Daniel Franzese Responds to Brendan Fraser’s ‘The Whale’ Casting – The Hollywood Reporter

Daniel Franzese says Brendan Fraser is a “lovely” actor but doesn’t understand why the upcoming film The Whale didn’t choose to cast a gay actor with a larger body in Fraser’s leading role.

While speaking to People, the Mean Girls and Looking star said he felt conflicted about Fraser’s casting in the Darren Aronofsky A24 film, which is based on Samuel D. Hunter’s 2012 play of the same name and follows a gay man trying to reconnect with his estranged daughter. Franzese expressed that he likes and is happy for The Mummy and Killers of the Flower Moon star, whose performance is being described as his big screen comeback. Still, the actor and comedian said he’s “conflicted.”

“I love Brendan Fraser, [so] I’m very conflicted. Seeing him get up so modest in Venice and have that moment, I was very happy for him. He’s a lovely man. And it’s great,” he said. “But why? Why go up there and wear a fat suit to play a 400-lb. queer man?”

Franzese noted that both queer actors and people in Hollywood with larger bodies have fewer roles written for them already without having to contend with straight actors in body suits for creatively significant, career-impacting roles.

“To finally have a chance to be in a prestige film that might be award-nominated, where stories about people who look like us are being told? That’s the dream,” he told the magazine. “So when they go time and time again and cast someone like Brendan Fraser, me and the other big queer guys, we’re like, ‘What the … ?’”

The Glow and Recovery Road actor went on to note that it was the kind of role he would have “loved” to read for if offered the chance. “Who knows more about being an obese queer man than an obese queer man?” he stated. “But I guess you can go ahead and wear a fat suit and do what you got to do and get your Oscar. We’ll just sit here, waiting.”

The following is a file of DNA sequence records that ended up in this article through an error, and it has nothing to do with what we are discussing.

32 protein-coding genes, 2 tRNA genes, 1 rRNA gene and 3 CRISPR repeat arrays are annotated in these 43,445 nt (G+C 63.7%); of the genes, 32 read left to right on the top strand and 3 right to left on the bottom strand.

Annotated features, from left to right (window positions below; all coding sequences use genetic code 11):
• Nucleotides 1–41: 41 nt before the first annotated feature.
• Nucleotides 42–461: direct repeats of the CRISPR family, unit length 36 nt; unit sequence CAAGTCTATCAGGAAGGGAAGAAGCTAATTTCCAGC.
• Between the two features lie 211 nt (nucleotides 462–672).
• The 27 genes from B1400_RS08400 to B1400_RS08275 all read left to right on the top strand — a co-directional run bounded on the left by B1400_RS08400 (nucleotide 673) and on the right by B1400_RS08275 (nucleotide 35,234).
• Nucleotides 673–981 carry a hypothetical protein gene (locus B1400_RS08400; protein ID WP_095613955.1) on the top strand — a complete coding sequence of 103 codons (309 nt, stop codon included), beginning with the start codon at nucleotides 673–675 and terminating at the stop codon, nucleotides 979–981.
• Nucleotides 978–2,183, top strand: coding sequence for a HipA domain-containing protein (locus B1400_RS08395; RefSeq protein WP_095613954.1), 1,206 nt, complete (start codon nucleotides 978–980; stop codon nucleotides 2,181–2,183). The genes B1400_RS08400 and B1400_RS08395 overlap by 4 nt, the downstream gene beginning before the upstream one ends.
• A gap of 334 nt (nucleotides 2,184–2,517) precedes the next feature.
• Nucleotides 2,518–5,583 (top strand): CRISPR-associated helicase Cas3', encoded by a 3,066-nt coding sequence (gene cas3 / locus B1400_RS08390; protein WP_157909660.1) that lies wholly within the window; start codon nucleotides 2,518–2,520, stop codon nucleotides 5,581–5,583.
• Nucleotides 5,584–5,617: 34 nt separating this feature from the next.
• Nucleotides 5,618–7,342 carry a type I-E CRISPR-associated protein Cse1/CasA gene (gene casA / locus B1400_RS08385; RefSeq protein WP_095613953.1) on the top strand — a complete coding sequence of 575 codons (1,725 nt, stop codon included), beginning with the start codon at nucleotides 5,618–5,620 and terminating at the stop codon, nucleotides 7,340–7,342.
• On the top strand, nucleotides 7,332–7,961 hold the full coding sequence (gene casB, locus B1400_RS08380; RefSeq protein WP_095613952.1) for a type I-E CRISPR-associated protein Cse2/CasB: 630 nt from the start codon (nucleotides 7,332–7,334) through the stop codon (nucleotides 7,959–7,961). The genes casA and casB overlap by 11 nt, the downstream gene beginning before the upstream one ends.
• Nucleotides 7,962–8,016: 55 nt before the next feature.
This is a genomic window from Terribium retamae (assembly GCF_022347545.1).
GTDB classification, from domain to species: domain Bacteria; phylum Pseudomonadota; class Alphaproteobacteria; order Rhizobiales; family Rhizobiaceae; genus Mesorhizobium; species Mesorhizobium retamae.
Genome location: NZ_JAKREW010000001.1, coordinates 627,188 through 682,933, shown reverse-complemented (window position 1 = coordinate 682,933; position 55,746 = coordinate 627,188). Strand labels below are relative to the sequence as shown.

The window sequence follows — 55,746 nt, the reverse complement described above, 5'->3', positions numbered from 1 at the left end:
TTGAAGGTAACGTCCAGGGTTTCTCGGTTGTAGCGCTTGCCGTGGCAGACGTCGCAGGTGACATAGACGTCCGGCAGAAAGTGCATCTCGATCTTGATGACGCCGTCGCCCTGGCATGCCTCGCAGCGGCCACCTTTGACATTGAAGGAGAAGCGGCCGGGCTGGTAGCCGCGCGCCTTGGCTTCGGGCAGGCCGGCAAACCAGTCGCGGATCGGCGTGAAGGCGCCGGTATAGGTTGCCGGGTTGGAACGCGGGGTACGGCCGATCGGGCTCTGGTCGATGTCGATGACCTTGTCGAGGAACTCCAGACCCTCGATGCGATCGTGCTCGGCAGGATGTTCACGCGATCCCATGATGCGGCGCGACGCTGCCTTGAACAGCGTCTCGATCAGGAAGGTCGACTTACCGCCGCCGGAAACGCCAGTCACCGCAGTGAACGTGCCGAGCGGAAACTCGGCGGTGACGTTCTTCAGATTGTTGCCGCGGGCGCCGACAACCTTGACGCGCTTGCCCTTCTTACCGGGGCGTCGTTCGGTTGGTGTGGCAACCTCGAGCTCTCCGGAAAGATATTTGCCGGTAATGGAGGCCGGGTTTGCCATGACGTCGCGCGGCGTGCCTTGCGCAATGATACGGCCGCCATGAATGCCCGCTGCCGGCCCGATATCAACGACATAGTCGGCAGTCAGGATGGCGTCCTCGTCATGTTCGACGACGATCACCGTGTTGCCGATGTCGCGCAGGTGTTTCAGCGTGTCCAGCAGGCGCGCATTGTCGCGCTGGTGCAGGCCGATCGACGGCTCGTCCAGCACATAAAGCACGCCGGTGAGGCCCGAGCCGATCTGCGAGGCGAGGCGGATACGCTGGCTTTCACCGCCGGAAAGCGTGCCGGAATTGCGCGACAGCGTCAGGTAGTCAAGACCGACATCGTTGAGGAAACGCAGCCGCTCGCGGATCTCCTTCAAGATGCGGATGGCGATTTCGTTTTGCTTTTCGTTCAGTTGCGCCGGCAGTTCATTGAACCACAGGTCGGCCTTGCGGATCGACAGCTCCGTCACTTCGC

Franzese also addressed why he thinks queer actors haven’t historically gotten to play queer roles on screen, pointing to fear over the reception of gay representation in the narrative within the international market that can be compounded by the actor themselves being gay.

“The biggest problem we have right now in our industry is that people like me and my colleagues can’t really sell movies overseas if we are actually queer because the world is homophobic,” he said. “Even if America is ready for a gay person in the lead like that, they have a hard time selling the movie overseas, so they get scared.”

He added: “It’s going to take risk-takers and real trailblazers to let us cut our teeth in these roles as actors, so we, too, can have a shot at a full career in Hollywood.”

In an August interview with Vanity Fair, Fraser noted that after stepping into the fat suit, “I learned quickly that it takes an incredibly strong person inside that body to be that person. That seemed fitting and poetic and practical to me, all at once.”

He also shared what The Whale director Aronofsky told him about the decision to cast him in the part. “He said he wanted an actor to reintroduce,” Fraser explained. “And I wanted to be reintroduced.”

Aronofsky’s search for someone to play the role was a decade-long endeavor, beginning when Aronofsky first saw Hunter’s play. As Hunter worked on the film’s screenplay, Aronofsky grappled with the “taxing” process of finding the actor the director believed could offer “both star power and authenticity,” according to the magazine.

“I thought about every movie star playing Charlie, and it never made sense or clicked,” Aronofsky said.

The Hollywood Reporter has reached out to reps for Fraser and Aronofsky for comment.

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